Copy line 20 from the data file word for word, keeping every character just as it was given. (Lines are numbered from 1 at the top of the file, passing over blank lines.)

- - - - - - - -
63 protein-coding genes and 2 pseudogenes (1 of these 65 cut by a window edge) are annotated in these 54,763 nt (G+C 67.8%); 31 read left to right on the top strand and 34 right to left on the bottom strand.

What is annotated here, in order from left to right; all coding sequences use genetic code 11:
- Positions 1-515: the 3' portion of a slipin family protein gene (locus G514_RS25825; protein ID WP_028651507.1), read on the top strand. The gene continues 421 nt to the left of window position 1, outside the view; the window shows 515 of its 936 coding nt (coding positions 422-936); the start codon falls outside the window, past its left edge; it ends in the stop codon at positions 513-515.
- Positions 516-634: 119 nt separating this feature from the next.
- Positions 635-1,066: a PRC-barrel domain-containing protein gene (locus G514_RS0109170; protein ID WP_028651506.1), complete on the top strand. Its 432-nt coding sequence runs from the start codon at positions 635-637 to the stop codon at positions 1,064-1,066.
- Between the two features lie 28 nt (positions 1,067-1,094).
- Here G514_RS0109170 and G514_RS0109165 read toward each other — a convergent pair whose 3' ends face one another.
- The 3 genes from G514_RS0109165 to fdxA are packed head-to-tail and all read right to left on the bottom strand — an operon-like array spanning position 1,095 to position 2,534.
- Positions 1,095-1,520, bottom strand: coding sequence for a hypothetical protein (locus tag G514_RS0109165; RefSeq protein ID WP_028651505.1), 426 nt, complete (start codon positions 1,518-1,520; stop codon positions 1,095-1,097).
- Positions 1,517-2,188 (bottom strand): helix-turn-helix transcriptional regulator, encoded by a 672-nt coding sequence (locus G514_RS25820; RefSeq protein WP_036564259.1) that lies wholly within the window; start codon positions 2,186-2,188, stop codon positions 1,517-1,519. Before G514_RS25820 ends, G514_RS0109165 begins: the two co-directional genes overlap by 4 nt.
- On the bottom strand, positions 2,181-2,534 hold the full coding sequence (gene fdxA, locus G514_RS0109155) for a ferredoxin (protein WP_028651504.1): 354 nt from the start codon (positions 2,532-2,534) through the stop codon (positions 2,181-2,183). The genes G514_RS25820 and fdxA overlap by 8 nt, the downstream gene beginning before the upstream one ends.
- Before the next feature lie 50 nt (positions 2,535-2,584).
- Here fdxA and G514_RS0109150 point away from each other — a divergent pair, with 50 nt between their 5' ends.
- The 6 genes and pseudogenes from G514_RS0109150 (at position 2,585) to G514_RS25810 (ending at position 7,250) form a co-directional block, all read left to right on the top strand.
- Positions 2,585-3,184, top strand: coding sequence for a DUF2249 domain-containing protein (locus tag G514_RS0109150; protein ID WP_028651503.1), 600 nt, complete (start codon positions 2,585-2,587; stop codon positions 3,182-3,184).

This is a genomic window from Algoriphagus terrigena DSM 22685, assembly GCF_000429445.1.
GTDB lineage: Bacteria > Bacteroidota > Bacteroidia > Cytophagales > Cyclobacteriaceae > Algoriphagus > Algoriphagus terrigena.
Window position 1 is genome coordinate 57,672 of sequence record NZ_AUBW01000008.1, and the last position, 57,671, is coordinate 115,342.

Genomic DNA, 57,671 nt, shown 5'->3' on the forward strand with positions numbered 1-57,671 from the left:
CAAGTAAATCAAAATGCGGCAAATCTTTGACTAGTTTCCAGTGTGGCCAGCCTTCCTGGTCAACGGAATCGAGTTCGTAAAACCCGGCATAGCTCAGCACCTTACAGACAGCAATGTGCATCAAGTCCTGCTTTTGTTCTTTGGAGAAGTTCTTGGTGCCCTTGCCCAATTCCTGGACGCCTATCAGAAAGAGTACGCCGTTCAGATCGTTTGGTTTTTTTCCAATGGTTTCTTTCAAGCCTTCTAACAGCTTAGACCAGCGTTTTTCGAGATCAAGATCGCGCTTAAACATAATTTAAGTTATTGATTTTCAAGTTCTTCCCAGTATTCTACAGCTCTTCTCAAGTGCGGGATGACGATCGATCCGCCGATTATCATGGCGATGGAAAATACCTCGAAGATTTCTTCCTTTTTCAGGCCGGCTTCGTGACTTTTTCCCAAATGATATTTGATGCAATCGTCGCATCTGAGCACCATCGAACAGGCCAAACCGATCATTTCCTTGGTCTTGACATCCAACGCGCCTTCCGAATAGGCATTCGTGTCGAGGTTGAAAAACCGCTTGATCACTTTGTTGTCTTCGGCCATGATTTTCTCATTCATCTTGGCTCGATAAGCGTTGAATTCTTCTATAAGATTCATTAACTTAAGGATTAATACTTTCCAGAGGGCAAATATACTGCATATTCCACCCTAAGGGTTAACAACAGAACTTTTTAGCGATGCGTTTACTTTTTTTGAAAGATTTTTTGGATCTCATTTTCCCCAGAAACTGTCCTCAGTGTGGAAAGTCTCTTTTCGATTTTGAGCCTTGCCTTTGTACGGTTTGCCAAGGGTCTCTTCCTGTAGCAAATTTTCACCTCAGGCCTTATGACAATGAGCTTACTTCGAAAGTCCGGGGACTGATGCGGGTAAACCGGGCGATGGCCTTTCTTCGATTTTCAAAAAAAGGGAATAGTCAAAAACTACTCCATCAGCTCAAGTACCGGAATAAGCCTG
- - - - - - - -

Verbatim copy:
CAAGTAAATCAAAATGCGGCAAATCTTTGACTAGTTTCCAGTGTGGCCAGCCTTCCTGGTCAACGGAATCGAGTTCGTAAAACCCGGCATAGCTCAGCACCTTACAGACAGCAATGTGCATCAAGTCCTGCTTTTGTTCTTTGGAGAAGTTCTTGGTGCCCTTGCCCAATTCCTGGACGCCTATCAGAAAGAGTACGCCGTTCAGATCGTTTGGTTTTTTTCCAATGGTTTCTTTCAAGCCTTCTAACAGCTTAGACCAGCGTTTTTCGAGATCAAGATCGCGCTTAAACATAATTTAAGTTATTGATTTTCAAGTTCTTCCCAGTATTCTACAGCTCTTCTCAAGTGCGGGATGACGATCGATCCGCCGATTATCATGGCGATGGAAAATACCTCGAAGATTTCTTCCTTTTTCAGGCCGGCTTCGTGACTTTTTCCCAAATGATATTTGATGCAATCGTCGCATCTGAGCACCATCGAACAGGCCAAACCGATCATTTCCTTGGTCTTGACATCCAACGCGCCTTCCGAATAGGCATTCGTGTCGAGGTTGAAAAACCGCTTGATCACTTTGTTGTCTTCGGCCATGATTTTCTCATTCATCTTGGCTCGATAAGCGTTGAATTCTTCTATAAGATTCATTAACTTAAGGATTAATACTTTCCAGAGGGCAAATATACTGCATATTCCACCCTAAGGGTTAACAACAGAACTTTTTAGCGATGCGTTTACTTTTTTTGAAAGATTTTTTGGATCTCATTTTCCCCAGAAACTGTCCTCAGTGTGGAAAGTCTCTTTTCGATTTTGAGCCTTGCCTTTGTACGGTTTGCCAAGGGTCTCTTCCTGTAGCAAATTTTCACCTCAGGCCTTATGACAATGAGCTTACTTCGAAAGTCCGGGGACTGATGCGGGTAAACCGGGCGATGGCCTTTCTTCGATTTTCAAAAAAAGGGAATAGTCAAAAACTACTCCATCAGCTCAAGTACCGGAATAAGCCTG